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‘The Miracle Club’ Review: Maggie Smith, Kathy Bates And Laura Linney Star – That’s More Than Enough


Anything that brings Maggie Smith, Kathy Bates and Laura Linney together for a smart and engaging movie that will lift your spirits these days is a miracle all by itself. Indeed, The Miracle Club is a reason to celebrate this summer, if only for the chance to see a sterling and beloved cast get roles worthy of their many talents.

The movie is the brainchild of co-writer Jimmy Smallhorne and based on his memories of his family and growing up in a small Ireland town, but the emphasis is clearly on the women in that family. For years he has tried to bring this to the screen, and finally once director Thaddeus O’Sullivan got involved it was on its way. O’Sullivan brought his two other writers, Joshua Maurer and Timothy Prager, to further develop it, and all the while Oscar-winning actress Bates was attached. Even with Covid delays threatening to never allow this slight but engaging story see the light of a screen, it got made, and now, squeezed between the releases of summer tentpoles like Indiana Jones, Mission: Impossible – Dead Reckoning Part One and the upcoming Barbie and Oppenheimer, Sony Pictures Classics has a treat in store for older adult audiences who had fled the multiplex during the pandemic. Hopefully this one can help bring them back. Certainly its star power has the ability to do just that.

Storywise, The Miracle Club takes place in 1967 in the small Irish community of Ballygar, just outside Dublin. It is the kind of town its residents have live in their entire life, and we get to meet some of them who have a simple dream of winning a talent competition at the local church, where first prize is a trip to Lourdes, the infamous French town where miracles occur — or so they hope and pray. Each of the women however have a dark side, one they are hoping a miracle can cure.

Lily (Smith) lives a quiet life with her husband but clearly has been racked with guilt that comes bubbling to the surface every so often, and will be again. Eileen (Bates) is a lively wife and mother facing the biggest test of her life with a cancer diagnosis. On the other end of the age scale is a young mother, Dolly (newcomer Agnes O’Casey), who with her husband faces the challenge of bringing up their mute 6-year-old. Although they do a rocking version of the 1960s Chiffons hit “He’s So Fine,” not everything is all that fine including their second-place finish. However, as fate would have it the winner blesses them by giving over that trip to Lourdes.

Complications arise with the arrival of Chrissie (Linney), a woman with a bit of mystery in her past as she left this town some 40 years earlier for a life in the States. Estranged from her mother but now returning for her funeral, she soon finds she is the only one attending as the aforementioned Lily and Eileen, both once close friends with her mother, have their own reasons to stay away. The soapier elements of the script take hold as revelations and secrets are revealed, the far-off past of these characters comes into focus, and the four women (including a reluctant Chrissie) head off to Lourdes in search of renewal. They should heed the words of the local priest, Father Demott (Mark O’Halloran), that you don’t travel to the spiritual place of Saint Bernadette for an actual miracle, but rather to find the strength to go on in the face of adversity in a world where there are no miracle cures.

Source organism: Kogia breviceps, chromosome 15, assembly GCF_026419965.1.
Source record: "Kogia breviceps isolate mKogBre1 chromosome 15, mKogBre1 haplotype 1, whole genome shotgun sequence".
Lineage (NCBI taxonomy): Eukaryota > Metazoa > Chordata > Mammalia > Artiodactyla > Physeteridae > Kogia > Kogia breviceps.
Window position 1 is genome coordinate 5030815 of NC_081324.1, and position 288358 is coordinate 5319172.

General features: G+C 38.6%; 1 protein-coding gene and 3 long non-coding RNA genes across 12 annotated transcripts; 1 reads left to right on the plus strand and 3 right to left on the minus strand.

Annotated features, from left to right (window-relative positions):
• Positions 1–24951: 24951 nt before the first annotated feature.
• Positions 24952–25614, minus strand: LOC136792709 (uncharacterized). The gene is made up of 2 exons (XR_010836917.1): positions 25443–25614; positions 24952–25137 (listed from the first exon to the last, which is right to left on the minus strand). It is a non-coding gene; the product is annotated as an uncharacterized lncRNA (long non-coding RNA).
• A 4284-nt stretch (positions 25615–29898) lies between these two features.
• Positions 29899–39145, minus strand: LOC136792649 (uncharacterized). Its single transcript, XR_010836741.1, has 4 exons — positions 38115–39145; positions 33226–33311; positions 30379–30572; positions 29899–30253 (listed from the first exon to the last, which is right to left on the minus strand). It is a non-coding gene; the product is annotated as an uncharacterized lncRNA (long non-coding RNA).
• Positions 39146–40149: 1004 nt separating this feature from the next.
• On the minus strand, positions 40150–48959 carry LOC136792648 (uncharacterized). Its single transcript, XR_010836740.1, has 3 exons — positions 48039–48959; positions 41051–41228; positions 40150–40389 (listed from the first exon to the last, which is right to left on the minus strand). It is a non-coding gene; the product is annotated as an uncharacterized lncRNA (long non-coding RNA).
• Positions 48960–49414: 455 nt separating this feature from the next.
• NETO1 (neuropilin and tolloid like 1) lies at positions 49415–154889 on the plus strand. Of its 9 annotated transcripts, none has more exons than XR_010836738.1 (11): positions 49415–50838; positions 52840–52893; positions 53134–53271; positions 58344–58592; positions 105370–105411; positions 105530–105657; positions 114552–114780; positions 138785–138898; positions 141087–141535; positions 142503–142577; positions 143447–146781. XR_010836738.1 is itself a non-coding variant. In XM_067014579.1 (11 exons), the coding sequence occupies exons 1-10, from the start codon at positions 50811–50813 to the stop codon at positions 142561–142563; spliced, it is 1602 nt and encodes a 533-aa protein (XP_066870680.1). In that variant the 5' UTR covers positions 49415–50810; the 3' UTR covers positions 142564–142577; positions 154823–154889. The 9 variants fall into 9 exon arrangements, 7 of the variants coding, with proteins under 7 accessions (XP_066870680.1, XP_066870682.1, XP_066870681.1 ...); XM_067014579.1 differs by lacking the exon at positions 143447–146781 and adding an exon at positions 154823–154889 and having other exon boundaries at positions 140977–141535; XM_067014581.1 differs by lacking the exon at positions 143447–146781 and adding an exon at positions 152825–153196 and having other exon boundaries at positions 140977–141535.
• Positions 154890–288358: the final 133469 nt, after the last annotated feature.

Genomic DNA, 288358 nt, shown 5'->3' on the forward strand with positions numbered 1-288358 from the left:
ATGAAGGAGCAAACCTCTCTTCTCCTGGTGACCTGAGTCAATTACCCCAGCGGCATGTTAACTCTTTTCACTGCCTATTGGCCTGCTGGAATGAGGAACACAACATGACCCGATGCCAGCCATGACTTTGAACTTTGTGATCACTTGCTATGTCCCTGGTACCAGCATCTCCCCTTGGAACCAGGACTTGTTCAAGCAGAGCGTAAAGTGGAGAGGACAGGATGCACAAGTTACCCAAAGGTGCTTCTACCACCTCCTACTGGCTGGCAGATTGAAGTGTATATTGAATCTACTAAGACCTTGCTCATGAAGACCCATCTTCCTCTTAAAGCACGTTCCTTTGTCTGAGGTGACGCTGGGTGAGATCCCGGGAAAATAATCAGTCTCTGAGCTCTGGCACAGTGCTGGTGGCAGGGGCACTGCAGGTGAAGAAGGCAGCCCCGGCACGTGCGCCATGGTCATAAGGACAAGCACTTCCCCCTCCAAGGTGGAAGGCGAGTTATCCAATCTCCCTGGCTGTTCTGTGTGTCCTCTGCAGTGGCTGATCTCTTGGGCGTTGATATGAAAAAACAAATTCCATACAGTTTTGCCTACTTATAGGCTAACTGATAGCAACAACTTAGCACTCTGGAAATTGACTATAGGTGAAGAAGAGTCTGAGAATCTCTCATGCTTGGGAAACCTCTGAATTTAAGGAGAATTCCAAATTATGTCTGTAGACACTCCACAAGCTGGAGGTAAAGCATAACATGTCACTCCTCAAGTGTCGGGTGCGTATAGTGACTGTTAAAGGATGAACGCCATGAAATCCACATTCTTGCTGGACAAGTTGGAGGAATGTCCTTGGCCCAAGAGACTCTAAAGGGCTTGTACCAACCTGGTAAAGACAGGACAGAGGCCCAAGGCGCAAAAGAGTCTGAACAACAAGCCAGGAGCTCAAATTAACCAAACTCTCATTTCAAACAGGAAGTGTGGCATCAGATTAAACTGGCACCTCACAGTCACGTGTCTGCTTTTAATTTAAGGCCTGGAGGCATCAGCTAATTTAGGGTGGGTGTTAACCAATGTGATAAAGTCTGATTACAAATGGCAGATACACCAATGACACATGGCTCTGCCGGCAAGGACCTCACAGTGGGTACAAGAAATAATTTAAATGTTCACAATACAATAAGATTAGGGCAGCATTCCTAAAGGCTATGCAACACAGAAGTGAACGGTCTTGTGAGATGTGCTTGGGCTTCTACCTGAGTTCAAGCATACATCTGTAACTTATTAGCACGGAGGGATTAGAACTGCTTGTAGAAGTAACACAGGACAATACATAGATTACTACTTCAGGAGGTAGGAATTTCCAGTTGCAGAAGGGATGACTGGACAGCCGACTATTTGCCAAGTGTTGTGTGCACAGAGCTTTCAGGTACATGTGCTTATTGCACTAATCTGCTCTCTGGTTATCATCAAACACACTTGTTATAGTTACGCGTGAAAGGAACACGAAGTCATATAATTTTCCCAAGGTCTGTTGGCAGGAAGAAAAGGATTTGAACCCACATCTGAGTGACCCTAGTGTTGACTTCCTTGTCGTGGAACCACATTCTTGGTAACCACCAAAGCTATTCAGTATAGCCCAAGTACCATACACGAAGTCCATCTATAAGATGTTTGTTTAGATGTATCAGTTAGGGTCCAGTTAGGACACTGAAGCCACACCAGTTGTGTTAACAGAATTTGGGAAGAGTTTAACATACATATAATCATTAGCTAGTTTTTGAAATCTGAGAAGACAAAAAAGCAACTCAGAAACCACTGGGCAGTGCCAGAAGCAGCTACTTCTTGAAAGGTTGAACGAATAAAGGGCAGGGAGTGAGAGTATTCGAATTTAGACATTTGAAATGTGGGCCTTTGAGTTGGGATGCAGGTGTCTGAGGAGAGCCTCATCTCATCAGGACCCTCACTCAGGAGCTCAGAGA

This is a lovely little film, a bit too packed with tragedies but nevertheless one that assures us human connection might be the greatest miracle of all. In one way or another all of these women find that to be the case. As you might expect, Smith, Bates and Linney are superb. O’Casey is a real charmer in her film debut, and even the men, though in the background, are welcome in their brief appearances. O’Halloran is particularly fine, and Stephen Rea, Mark McKenna and Nial Buggy are nicely cast too. The locations are a summer vacation in themselves, and so is this little gem of a gift to an older audience that Hollywood too often forgets exists anymore, especially this time of year.

Title: The Miracle Club
Distributor: Sony Pictures Classics
Release date: July 14, 2023
Director: Thaddeus O’Sullivan
Screenplay: Joshua Maurer, Timothy Prager, Jimmy Smallhorne
Cast: Kathy Bates, Maggie Smith, Laura Linney, Agnes O’Casey, Stephen Rea, Mark O’Halloran, Mark McKenna, Nial Buggy
Rating: PG-13
Running time: 1 hr 31 min

Content Source: deadline.com


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